Source: The New Nation
Masood Butt is a Tibetan, living in India. But, unlike most other Tibetans in exile, who are Buddhists, Butt is a Muslim. However, apart from his faith, there is little else to distinguish Butt from other Tibetans. He follows Tibetan customs, speaks the language fluently and regards the Dalai Lama as his leader. Yet, Butt's community - the Tibetan Muslims - are little known in India, even though they have shared with their Buddhist brethren, the plight of leaving their homeland. And they have been living in India for the last 50 years."Like other Tibetans, our community, too has faced tough times and undergone great mental and physical strain," says Butt, who now works with the Dalai Lama's office in Dharamsala.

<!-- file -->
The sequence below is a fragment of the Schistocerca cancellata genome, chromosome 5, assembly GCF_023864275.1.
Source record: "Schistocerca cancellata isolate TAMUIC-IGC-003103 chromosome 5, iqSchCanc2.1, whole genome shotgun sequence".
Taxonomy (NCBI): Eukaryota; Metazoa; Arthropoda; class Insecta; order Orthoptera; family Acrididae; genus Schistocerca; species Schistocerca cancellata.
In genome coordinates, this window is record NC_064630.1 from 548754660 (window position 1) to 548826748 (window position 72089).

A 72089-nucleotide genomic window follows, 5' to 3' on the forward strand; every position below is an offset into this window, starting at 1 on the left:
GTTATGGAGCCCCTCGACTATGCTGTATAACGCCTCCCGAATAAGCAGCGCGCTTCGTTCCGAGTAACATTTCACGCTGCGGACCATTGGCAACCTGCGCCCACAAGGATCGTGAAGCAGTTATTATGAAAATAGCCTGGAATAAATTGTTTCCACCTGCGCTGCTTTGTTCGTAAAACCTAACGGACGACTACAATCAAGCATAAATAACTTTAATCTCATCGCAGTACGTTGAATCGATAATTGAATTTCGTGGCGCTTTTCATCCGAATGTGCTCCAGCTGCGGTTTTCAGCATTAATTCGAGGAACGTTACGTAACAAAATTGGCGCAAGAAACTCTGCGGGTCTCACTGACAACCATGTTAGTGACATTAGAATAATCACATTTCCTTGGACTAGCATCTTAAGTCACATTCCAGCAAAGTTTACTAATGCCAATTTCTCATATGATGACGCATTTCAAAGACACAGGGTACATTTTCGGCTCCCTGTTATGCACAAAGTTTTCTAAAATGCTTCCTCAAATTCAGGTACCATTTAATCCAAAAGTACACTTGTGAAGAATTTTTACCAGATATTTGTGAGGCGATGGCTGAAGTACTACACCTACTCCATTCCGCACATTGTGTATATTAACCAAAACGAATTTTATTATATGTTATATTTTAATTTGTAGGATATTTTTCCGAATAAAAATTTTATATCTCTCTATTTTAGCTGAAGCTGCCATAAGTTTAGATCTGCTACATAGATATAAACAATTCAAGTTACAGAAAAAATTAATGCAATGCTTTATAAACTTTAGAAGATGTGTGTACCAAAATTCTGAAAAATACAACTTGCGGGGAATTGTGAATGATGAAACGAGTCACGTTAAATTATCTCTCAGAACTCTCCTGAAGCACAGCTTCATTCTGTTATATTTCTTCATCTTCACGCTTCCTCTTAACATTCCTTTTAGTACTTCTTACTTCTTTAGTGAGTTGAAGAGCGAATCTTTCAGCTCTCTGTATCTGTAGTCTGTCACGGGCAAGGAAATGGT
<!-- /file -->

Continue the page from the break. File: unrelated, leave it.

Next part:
The story of the Tibetan Muslims is that of a unique community, that has blended different cultural strains to forge a distinct identity, that has been kept alive even in the face of adversity. What is interesting to know is that Islam arrived almost a 1000 years ago in Tibet - a region that has always been synonymous with a monolithic Buddhist culture. How the first Muslim settlers reached Tibet is an interesting tale. Sometime in the 12th century, it is believed, a group of Muslim traders from Kashmir and Ladakh came to Tibet as merchants. Many of these traders settled in Tibet and married Tibetan women, who later converted to the religion of their husbands. Author Thomas Arnold, in his book, The Preaching of Islam says that gradually, marriages and social interactions led to an increase in the Tibetan Muslim population until a sizable community came up around Lhasa, Tibet's capital.